Ezekiel 47 states that the river’s flow brought healing, revived the land, and produced fruit. The river of the Holy Spirit today is meant to flood from our innermost being, just as Jesus said in John 7:37-39. As we allow the Holy Spirit to flow in abundance out from us, He becomes a river so large He cannot be swum across.

Like a river’s flood, I cannot move fully in the Holy Spirit and remain in control. The only recourse is to allow Him to lead where He wills.

The word for “rivers” in John 7:38 is ποταμός, potamos (Strongs G4215), and is used to mean river, torrents, or floods.1 It is derived from two other Greek words, πίνω, pinō (Strongs G4095), which means to drink, figuratively, to receive into the soul what serves to refresh, strengthen, nourish it unto life eternal; and πότος, potos (Strongs G4224), which is drinking, carousing, and is used to refer to banqueting.2

Interesting.

On the day of Pentecost, Jesus’ followers were accused of being drunk in the morning. These were the same rivers Jesus spoke about in John 7:38.

These are the same rivers that flow in some meetings today. And today, the people touched by the Holy Spirit in these meetings are many times accused of acting inappropriately and the leaders of these meetings condemned.

Why are we so threatened by the idea of a flood of the Holy Spirit? Why do we insist on controlling Him from moving freely and look with judgment upon meetings where God does choose to move in seemingly reckless abandon?

Isn’t this exactly how a flood moves – in reckless abandon?

The word in Joel 3:18 used for the spring that comes from the temple and the word used for fountains (of the deep) in Genesis 7:11 and 8:2 are the same, מַעְיָן, ma’yan (Strongs H4599). This word does not just refer to a fountain or a spring but to a collection of many springs gushing forth a great quantity of water at one place.3

Genesis calls it fountains of the deep.

We call it flood.

In verse eight of Ezekiel 47, the waters flowing from the temple heal the salt water, making it fresh. Fresh water is indicative of life. Jesus is the way, the truth, and the life, and He came to give us life in abundance.

In verse nine, the river transforms everything in its path. What is transformation? Simply put, transformation is revival, a renewal of the land of our hearts.

In verse twelve, fruit grows everywhere the river flows. As we walk in the Spirit, we produce the fruit of the Spirit continuously. These fruit, Love, Joy, Peace, Patience, Kindness, Goodness, Faithfulness, Gentleness, and Self-Control, are all part of God’s character and nature. Since only God can bring life, it stands to reason that His fruit will, too. After all, the Tree of Life is now situated in heaven (See Revelation 2:6-8 and Revelation 22.)

The trees along the banks of this river in Ezekiel 47 produce fruit each month and its leaves do not wither, nor does its fruit fail. Likewise in our lives, when the fruit of the Spirit is producing, it will not fail to bring healing to those around us.

There is a place in this passage of Ezekiel, however, where the river does not bring life, and that is to the swamps and marshes, where the scripture says it is “left for salt.” A swamp or marsh reeks of stench and decay. Little grows there because of the lack of fresh water. This is a subject for another time, but I am reminded of Lot’s wife, who was turned into a pillar of salt because she longed for the world more than she longed to obey God.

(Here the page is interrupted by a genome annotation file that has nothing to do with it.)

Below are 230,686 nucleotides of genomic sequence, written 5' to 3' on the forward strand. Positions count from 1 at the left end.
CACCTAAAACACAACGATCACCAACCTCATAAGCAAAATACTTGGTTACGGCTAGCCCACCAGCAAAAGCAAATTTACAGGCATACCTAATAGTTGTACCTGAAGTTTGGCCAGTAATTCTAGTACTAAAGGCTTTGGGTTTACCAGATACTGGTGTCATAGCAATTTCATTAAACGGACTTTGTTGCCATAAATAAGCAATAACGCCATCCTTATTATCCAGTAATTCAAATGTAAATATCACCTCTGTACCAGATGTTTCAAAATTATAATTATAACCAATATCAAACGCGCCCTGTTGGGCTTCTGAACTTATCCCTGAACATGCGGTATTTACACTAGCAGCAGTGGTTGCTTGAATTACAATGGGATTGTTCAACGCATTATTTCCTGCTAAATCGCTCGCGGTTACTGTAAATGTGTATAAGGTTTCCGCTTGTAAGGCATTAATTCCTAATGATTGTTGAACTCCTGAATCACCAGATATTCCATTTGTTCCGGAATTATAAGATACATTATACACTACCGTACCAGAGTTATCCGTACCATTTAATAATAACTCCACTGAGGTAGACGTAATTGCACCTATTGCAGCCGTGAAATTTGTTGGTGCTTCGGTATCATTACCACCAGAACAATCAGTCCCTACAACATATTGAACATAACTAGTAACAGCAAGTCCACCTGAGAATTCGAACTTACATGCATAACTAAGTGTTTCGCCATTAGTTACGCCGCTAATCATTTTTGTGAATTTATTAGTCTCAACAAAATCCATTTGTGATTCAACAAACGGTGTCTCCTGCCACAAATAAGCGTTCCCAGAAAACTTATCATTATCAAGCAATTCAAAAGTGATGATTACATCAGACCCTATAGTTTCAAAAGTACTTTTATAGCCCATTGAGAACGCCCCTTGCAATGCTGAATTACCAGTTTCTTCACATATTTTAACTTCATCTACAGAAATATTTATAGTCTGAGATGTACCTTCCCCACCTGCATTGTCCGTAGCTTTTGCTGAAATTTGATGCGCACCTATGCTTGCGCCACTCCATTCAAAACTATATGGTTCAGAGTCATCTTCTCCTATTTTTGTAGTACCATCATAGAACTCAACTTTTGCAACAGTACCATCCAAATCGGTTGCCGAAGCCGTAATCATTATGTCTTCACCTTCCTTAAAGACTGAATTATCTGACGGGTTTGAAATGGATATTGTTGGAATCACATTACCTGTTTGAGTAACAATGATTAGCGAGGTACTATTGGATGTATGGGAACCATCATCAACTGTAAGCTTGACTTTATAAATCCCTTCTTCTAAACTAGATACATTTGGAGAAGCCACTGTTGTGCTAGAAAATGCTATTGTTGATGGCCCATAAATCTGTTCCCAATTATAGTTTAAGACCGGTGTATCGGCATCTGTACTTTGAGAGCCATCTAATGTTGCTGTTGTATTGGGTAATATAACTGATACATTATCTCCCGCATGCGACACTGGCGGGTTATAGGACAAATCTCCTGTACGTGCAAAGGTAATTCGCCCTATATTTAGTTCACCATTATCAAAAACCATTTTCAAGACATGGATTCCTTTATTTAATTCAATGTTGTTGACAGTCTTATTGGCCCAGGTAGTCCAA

Ultimately, the choices of the heart must be made individually, and the fruit produced in my life will be directly in proportion to the level of my choice and trust in the One who sent the Holy Spirit.

Am I willing to take a risk with God, to take my hands off and open the floodgates of my heart to the move of the Holy Spirit? Or will I content myself with what I know to be safe – the status quo – or worse, look backward with longing?

Read:  Ezekiel 47; Joel 2:28-32, 3:18-20; John 7:37-39. Journal your private thoughts.

Father God, it scares me to be out of control, for I have been taught that this is bad. But the truth is I lost control years ago, when I invited Jesus to sit on the throne of my heart. And really, my desire to control You moving through me with rivers of living water is nothing more than pride disguised as maturity. Forgive me, Lord, and open the fountains of the Holy Spirit within my life. For Jesus’ sake, and for the kingdom’s, amen.

_____________________

1 Blue Letter Bible. “Dictionary and Word Search for potamos (Strong’s 4215).” Blue Letter Bible. 1996-2011. 28 Mar 2011. http://www.blueletterbible.org/lang/lexicon/lexicon.cfm?Strongs=G4215&t=NASB
2 Blue Letter Bible. “Dictionary and Word Search for pinō (Strong’s 4095).” Blue Letter Bible. 1996-2011. 28 Mar 2011. http://www.blueletterbible.org/lang/lexicon/lexicon.cfm?Strongs=G4095&t=NASB; Blue Letter Bible. “Dictionary and Word Search for potos (Strong’s 4224).” Blue Letter Bible. 1996-2011. 28 Mar 2011. http://www.blueletterbible.org/lang/lexicon/lexicon.cfm?Strongs=G4224&t=NASB
3 Blue Letter Bible. “Dictionary and Word Search for ma’yan (Strong’s 4599).” Blue Letter Bible. 1996-2011. 28 Mar 2011. http://www.blueletterbible.org/lang/lexicon/lexicon.cfm?Strongs=H4599&t=NASB

Copyright © 2011, Érin Elise